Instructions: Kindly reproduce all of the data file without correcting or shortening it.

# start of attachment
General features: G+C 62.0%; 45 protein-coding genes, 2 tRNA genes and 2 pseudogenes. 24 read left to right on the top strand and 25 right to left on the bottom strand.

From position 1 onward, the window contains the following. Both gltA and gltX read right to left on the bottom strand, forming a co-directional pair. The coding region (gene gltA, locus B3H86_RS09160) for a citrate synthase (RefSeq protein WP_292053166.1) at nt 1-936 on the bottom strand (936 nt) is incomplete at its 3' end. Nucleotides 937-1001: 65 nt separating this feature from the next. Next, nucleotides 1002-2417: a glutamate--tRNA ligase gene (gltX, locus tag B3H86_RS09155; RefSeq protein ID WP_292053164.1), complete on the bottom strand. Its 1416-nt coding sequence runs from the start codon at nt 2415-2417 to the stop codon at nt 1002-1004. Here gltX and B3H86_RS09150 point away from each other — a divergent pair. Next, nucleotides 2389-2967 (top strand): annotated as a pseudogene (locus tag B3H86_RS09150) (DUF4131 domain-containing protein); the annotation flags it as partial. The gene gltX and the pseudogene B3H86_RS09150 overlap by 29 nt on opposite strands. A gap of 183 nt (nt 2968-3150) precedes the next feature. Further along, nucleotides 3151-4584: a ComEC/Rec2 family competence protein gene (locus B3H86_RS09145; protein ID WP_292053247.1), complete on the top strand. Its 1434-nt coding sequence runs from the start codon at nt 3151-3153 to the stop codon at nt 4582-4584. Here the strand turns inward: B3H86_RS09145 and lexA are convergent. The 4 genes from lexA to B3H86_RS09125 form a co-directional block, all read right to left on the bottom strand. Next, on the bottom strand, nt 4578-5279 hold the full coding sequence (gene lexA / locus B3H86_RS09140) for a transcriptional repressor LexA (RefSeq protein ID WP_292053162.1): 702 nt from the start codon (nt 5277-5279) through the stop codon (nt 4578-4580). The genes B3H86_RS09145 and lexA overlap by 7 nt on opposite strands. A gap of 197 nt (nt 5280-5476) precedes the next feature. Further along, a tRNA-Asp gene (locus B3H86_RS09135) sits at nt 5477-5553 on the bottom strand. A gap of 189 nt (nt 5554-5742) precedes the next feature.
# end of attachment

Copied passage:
General features: G+C 62.0%; 45 protein-coding genes, 2 tRNA genes and 2 pseudogenes. 24 read left to right on the top strand and 25 right to left on the bottom strand.

From position 1 onward, the window contains the following. Both gltA and gltX read right to left on the bottom strand, forming a co-directional pair. The coding region (gene gltA, locus B3H86_RS09160) for a citrate synthase (RefSeq protein WP_292053166.1) at nt 1-936 on the bottom strand (936 nt) is incomplete at its 3' end. Nucleotides 937-1001: 65 nt separating this feature from the next. Next, nucleotides 1002-2417: a glutamate--tRNA ligase gene (gltX, locus tag B3H86_RS09155; RefSeq protein ID WP_292053164.1), complete on the bottom strand. Its 1416-nt coding sequence runs from the start codon at nt 2415-2417 to the stop codon at nt 1002-1004. Here gltX and B3H86_RS09150 point away from each other — a divergent pair. Next, nucleotides 2389-2967 (top strand): annotated as a pseudogene (locus tag B3H86_RS09150) (DUF4131 domain-containing protein); the annotation flags it as partial. The gene gltX and the pseudogene B3H86_RS09150 overlap by 29 nt on opposite strands. A gap of 183 nt (nt 2968-3150) precedes the next feature. Further along, nucleotides 3151-4584: a ComEC/Rec2 family competence protein gene (locus B3H86_RS09145; protein ID WP_292053247.1), complete on the top strand. Its 1434-nt coding sequence runs from the start codon at nt 3151-3153 to the stop codon at nt 4582-4584. Here the strand turns inward: B3H86_RS09145 and lexA are convergent. The 4 genes from lexA to B3H86_RS09125 form a co-directional block, all read right to left on the bottom strand. Next, on the bottom strand, nt 4578-5279 hold the full coding sequence (gene lexA / locus B3H86_RS09140) for a transcriptional repressor LexA (RefSeq protein ID WP_292053162.1): 702 nt from the start codon (nt 5277-5279) through the stop codon (nt 4578-4580). The genes B3H86_RS09145 and lexA overlap by 7 nt on opposite strands. A gap of 197 nt (nt 5280-5476) precedes the next feature. Further along, a tRNA-Asp gene (locus B3H86_RS09135) sits at nt 5477-5553 on the bottom strand. A gap of 189 nt (nt 5554-5742) precedes the next feature.